Building The Right Office Culture
– how to turn this into a high performing business.
Your office culture stands to define a lot about the daily operations of your organization. It has control over how your staff interact with each other, their individual work performance and the overall success of the company as a whole. HR experts appreciate its importance, and understand that it goes beyond the distribution of optimistic work/life propaganda or employee team-building events. Of course, office culture goes much deeper, and outlines the unwritten rules of office and work etiquette. Transforming poor office culture or taking steps to improve a functioning one can present many opportunities to turn your company into a high-performing business.
A Gallup study surveyed over 3,000 managers in the oil, banking, property, tourism, automotive and telecommunications industries, finding that the best leaders “create high-performance cultures by setting clear expectations, defining employee’s roles, creating a trusting environment and encouraging growth and development, while continuously raising the bar by encouraging high performance from themselves and their teams.”
So how can your team implement the above into your office culture strategy?
Setting expectations begins at the moment of acquisition, and should be outlined during the employee onboarding process to avoid bumps in the road as a candidate becomes a fully-fledged staff member. This can include everything from performance expectations, how the company culture should be exhibited in their work and what they can do to out-perform organization competitors. These expectations should also cover the details of company culture, as Barrett Values Centre states that “in the private sector, the culture of an organization is the principal source of its competitive advantage and brand differentiation.”
In the public sector, the culture of an agency is the principal source of its cost-effectiveness and the quality of services.
Defining employee roles is another great tactic to building the right office environment, and can prevent staff from feeling overwhelmed or developing resentment for other staff that are perceived to not be fulfilling their job descriptions. Establishing this clearly and successfully will also work to build trust across the workforce, and ensure every staff member is aware of their own level of responsibility.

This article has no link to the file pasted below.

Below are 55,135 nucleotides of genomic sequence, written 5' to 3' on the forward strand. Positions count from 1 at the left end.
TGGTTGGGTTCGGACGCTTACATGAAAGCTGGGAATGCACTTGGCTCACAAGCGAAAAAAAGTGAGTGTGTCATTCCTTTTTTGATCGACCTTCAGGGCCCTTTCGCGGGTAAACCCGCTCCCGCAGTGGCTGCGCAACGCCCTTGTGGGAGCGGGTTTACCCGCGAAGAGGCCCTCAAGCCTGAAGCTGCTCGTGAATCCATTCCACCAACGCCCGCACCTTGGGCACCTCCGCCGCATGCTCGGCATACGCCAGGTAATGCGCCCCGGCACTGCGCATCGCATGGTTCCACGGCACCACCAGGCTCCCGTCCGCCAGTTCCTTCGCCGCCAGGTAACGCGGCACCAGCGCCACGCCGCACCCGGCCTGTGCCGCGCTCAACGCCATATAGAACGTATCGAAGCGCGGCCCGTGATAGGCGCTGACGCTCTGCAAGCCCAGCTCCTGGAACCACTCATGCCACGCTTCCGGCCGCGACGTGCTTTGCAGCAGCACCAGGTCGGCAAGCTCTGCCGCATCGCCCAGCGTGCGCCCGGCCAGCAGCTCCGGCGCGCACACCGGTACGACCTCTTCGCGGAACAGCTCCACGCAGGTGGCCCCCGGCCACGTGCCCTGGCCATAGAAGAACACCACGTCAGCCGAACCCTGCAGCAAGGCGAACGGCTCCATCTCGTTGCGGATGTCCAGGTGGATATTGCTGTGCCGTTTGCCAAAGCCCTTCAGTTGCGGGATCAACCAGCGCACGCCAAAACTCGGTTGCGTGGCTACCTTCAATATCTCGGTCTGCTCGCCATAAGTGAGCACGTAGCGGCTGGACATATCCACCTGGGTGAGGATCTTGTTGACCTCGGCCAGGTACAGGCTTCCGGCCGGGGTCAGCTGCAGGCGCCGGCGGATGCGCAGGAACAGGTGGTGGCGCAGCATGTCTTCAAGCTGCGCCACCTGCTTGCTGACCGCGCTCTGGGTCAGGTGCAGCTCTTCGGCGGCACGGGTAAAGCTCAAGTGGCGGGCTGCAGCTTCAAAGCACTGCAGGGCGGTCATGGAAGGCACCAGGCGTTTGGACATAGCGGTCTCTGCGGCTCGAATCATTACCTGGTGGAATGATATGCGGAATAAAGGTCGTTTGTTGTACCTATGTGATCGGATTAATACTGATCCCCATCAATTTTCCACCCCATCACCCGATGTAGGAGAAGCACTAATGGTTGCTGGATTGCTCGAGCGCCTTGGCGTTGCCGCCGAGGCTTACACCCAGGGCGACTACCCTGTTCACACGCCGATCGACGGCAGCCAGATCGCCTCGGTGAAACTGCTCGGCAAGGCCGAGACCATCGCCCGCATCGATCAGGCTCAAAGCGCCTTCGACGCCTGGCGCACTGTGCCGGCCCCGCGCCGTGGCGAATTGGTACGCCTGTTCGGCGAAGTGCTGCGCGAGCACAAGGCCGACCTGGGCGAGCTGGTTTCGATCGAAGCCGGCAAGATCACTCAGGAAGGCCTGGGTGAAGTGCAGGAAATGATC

Tracking and encouraging the growth and development of all employees’ means your workforce feels valued, and therefore more likely to connect to and flourish within the work environment. This will also provide a staff base who are motivated to influence their own career success, rapidly improving performance levels.
Bain & Company stresses the importance for conversation, as “consistent, sustained communication of the required behaviors is critical,” while assessing the current climate, as “winning cultures are best measured through the day-to-day activities of the frontline: the ownership of continuous improvement by lead operators.”
It shouldn’t be forgotten that one of the most influential factors in establishing a high-performing office culture are your company leaders, and their actions will guide those of employees who follow them. The Bain & Company study found that 68% of leaders see their culture as a competitive advantage, but 65% believe it needs changes within their organization.
HR should begin talking to its leaders, gathering their perception of the current workforce culture and where the shortfalls are.
ross-examining these responses with the opinions of staff will provide the department with a clear vision on what behaviors must be removed, or introduced, to establish a high-performing and successful office culture.
© New To HR